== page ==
The four villages were part of a large in-depth study of morbidity due to S. mansoni infection. The complete results of the study are available elsewhere . Table 1 is an excerpt from the study, describing the epidemiological context of the four villages in which the patients with severe cases resided. The villages are characterized by very high S. mansoni prevalence [74.3%, as assessed with a Kato-Katz test alone, and 86.6% when Kato-Katz results were combined with point-of-care circulating cathodic S. mansoni antigen (POC-CCA) test results] and a high-intensity infection burden (15.9% had a heavy-intensity infection). Soil-transmitted helminths were almost absent, indicating that regular deworming with benzimidazoles had been conducted. More than half (56.1%) of the population was underweight. Intestinal morbidity (e.g., 59.8% with abdominal pain) and hepatosplenic morbidity (e.g., 42.1% with splenomegaly, 31.1 with hepatomegaly, and 71.3% with abnormal liver parenchyma) was frequent.
All participants underwent a clinical (physical) examination and a questionnaire-guided interview, both of which were conducted by an experienced physician with assistance from an experienced nurse.
Pre-tested individual and household questionnaires (see Additional file 1, Additional file 2), written in French and translated into Kiswahili or other appropriate local language, were administered in the patient’s household. The household questionnaire focused on the immediate household environment: sanitation, water sources, proximity to a body of water, and distance from the health center. The individual questionnaire focused on demographic, anthropometric, occupational, educational, and religious characteristics, as well as on knowledge, attitude, and practices related to S. mansoni infection and disease. It also included an assessment of signs and symptoms related to schistosomiasis, such as diarrhea, blood in the stool in the two weeks preceding the study, and individual history of hematemesis at least once in their lifetime.
Abdominal ultrasound examination
An abdominal ultrasonographical examination was performed in accordance with the WHO/TDR guidelines , using a 1.0 MHz probe U-Lite Sonoscanner Ultraportable HD Ultrasound Unit (U-Lite, Sonoscanner, 6, Rue André Voguet, Paris, France). A portable generator (MK, China) and solar powered batteries (for remote villages) were used as electricity sources.
Participants were examined in a supine position. The size of the left and right liver lobe, the portal vein diameter, and the length and width of the gall bladder were measured. Organ parenchyma was observed. Liver parenchyma patterns (Additional file 3: Figure S1) were assessed following the WHO/TDR guidelines . The length and width of the spleen were measured, and its texture determined.
Participants were asked to provide one fecal sample (approximately 5 g of morning stool) for a Kato-Katz test . Labelled plastic containers were provided for collection. From each stool specimen, two thick smears of approximately 41.7 mg  were prepared and examined by experienced technicians. For hookworm assessment, the smears were examined by microscope within one hour of preparation. All slides were examined for S. mansoni within 24 h. One third of the prepared smears were checked by the principal investigator. All recognized helminth eggs were counted and recorded for each species separately. The intensity of helminth infection was calculated by multiplying the mean number of eggs found on the two slides by 24. The result was expressed as EPG of stool . S. mansoni infection intensities were classified as light (1–99 EPG), moderate (100–399 EPG), or heavy (≥ 400 EPG) .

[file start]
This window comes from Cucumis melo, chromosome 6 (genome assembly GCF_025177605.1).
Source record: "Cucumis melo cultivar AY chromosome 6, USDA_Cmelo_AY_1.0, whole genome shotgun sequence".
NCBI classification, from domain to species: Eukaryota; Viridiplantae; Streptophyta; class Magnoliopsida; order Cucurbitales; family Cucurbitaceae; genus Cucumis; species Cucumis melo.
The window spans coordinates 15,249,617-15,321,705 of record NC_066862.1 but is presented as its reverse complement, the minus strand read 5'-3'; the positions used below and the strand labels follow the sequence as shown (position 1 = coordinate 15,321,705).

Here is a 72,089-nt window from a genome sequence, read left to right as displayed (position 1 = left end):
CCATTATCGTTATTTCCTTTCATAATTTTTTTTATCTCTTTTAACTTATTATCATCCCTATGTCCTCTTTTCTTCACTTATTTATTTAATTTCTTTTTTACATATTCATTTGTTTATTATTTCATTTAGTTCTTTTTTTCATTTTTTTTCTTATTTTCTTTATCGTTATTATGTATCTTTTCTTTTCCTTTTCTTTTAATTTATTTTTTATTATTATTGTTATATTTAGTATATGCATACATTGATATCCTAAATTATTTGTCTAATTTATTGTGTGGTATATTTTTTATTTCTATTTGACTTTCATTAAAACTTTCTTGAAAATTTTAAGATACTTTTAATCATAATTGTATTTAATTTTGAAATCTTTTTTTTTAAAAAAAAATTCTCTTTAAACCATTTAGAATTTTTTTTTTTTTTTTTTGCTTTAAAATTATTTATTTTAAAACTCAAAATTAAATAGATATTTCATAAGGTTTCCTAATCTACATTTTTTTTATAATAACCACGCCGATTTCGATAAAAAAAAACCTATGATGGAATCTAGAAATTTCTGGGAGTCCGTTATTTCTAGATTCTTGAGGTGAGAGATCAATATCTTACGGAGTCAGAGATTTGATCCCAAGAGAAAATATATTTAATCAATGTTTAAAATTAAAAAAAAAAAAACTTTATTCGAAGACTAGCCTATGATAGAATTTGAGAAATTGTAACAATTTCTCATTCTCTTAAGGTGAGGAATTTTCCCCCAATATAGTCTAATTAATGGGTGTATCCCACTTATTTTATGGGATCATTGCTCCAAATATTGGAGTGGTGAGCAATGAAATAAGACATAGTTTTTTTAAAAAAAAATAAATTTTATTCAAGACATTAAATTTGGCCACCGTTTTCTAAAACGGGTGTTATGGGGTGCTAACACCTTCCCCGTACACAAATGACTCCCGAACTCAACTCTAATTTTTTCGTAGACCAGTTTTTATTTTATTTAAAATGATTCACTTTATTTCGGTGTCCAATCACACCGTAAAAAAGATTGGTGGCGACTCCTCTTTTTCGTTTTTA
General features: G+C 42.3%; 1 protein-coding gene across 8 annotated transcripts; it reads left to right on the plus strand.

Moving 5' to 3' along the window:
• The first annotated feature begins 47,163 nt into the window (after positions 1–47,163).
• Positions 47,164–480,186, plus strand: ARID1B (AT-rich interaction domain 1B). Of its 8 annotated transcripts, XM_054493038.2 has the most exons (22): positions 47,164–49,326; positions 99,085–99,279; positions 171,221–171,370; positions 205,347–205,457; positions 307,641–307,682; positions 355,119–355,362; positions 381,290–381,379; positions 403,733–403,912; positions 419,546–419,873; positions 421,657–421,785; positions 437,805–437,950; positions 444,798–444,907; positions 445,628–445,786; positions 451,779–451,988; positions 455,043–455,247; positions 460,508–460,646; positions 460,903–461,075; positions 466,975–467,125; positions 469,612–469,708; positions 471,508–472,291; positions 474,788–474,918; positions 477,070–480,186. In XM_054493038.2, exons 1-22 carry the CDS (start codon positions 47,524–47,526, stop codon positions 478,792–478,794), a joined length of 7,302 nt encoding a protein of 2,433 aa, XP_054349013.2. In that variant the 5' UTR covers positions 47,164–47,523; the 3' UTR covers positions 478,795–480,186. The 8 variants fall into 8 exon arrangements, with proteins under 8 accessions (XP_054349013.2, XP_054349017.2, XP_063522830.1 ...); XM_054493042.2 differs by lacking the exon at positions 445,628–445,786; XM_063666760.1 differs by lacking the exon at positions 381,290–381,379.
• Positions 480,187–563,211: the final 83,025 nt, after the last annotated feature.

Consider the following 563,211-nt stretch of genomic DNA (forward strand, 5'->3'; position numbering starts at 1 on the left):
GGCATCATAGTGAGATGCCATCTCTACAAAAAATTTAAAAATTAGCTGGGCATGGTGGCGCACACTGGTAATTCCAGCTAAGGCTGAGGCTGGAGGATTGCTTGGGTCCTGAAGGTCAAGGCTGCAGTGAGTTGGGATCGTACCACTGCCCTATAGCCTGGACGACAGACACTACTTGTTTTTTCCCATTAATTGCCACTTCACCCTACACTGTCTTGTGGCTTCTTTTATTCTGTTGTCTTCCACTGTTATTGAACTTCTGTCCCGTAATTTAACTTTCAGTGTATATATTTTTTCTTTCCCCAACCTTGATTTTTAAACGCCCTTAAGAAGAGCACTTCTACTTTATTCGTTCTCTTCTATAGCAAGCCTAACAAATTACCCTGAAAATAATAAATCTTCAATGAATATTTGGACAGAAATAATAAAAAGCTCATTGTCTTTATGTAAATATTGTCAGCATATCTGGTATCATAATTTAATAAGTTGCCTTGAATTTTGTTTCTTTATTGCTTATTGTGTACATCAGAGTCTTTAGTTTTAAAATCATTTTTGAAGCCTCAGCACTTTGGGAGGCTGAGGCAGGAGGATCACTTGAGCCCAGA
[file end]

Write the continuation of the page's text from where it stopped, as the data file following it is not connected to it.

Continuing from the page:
Participants were asked to provide a urine sample (in a vial of approximately 60 ml) for a point-of-care circulating cathodic antigen (POC-CCA) test. Pre-labelled wide-mouth plastic containers were provided for urine collection. The POC-CCA tests were performed according to the manufacturer’s guidelines (Rapid Medical Diagnostics, Pretoria, South Africa) . Urine was examined on the day of collection where possible. If the test was postponed until the next day, urine samples were kept at 2–8 ℃ in a solar fridge (Steca, Germany). A negative test result was declared if the POC-CCA band did not appear within 20 min. A positive result was recorded for any trace-, weak-, medium- and strong-colored CCA bands. Questionable results were discussed among at least two technicians and the principal investigator. Both stool and urine examinations were performed at village health center facilities.
For two participants with extreme palpebral conjunctiva pallor, hemoglobin rates were estimated at the Angumu hospital laboratory, using a Sahli hemoglobinometer. Results were expressed as gram of total hemoglobin per liter of blood (g/L). Normal hemoglobin ranges are situated between 120.0 and 155.0 g/L in women and 135.0–175.0 g/L in men. Thus, a hemoglobin rate < 120.0 g/L was considered anemic. Using the two cut-off points of hemoglobin measurement as recommended by WHO for Africans , anemia is considered ‘light’ if the hemoglobin rate is between 90.0 and 119.0 g/L, and severe if the hemoglobin rate is < 90.0 g/L.
Participants diagnosed with S. mansoni were treated with praziquantel (40 mg/kg) . All participants received mebendazole (500 mg, single dose) for general deworming, in accordance with the DRC’s national deworming guidelines.
Characteristics of and medical information for the eight patients are given in Table 2. The patients’ ages ranged from 19 to 57 years (mean 35.9 years); four patients were females. Three patients (37.5%) experienced hematemesis, seven patients (87.5%) reported abdominal pain, six patients (75.0%) had chronic diarrhea, and five patients (62.5%) reported blood in the stool.
Abdominal ultrasonography revealed hepatomegaly in seven patients (87.5%), splenomegaly in six patients (62.5%), and ascites in four patients (50.0%). Three patients had pathologic liver parenchyma pattern E (37.5%), and five patients (62.5%) had pattern F.